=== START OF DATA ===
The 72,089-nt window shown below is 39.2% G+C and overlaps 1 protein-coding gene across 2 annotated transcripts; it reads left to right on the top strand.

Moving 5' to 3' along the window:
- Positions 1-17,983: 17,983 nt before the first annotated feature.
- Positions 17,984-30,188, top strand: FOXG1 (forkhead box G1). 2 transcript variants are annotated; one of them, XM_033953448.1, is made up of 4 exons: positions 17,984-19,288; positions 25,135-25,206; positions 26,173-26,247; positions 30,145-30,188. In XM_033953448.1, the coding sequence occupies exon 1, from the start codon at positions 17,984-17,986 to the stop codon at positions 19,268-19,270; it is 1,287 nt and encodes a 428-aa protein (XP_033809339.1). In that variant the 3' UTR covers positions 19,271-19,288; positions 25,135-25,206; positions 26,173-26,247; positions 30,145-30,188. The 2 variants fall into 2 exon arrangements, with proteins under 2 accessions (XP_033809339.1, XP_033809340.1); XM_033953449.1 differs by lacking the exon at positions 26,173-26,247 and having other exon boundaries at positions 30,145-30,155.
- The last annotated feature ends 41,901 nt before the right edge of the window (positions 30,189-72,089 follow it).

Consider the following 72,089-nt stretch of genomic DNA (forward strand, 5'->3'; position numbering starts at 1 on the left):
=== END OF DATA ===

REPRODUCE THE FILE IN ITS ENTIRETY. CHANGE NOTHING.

The 72,089-nt window shown below is 39.2% G+C and overlaps 1 protein-coding gene across 2 annotated transcripts; it reads left to right on the top strand.

Moving 5' to 3' along the window:
- Positions 1-17,983: 17,983 nt before the first annotated feature.
- Positions 17,984-30,188, top strand: FOXG1 (forkhead box G1). 2 transcript variants are annotated; one of them, XM_033953448.1, is made up of 4 exons: positions 17,984-19,288; positions 25,135-25,206; positions 26,173-26,247; positions 30,145-30,188. In XM_033953448.1, the coding sequence occupies exon 1, from the start codon at positions 17,984-17,986 to the stop codon at positions 19,268-19,270; it is 1,287 nt and encodes a 428-aa protein (XP_033809339.1). In that variant the 3' UTR covers positions 19,271-19,288; positions 25,135-25,206; positions 26,173-26,247; positions 30,145-30,188. The 2 variants fall into 2 exon arrangements, with proteins under 2 accessions (XP_033809339.1, XP_033809340.1); XM_033953449.1 differs by lacking the exon at positions 26,173-26,247 and having other exon boundaries at positions 30,145-30,155.
- The last annotated feature ends 41,901 nt before the right edge of the window (positions 30,189-72,089 follow it).

Consider the following 72,089-nt stretch of genomic DNA (forward strand, 5'->3'; position numbering starts at 1 on the left):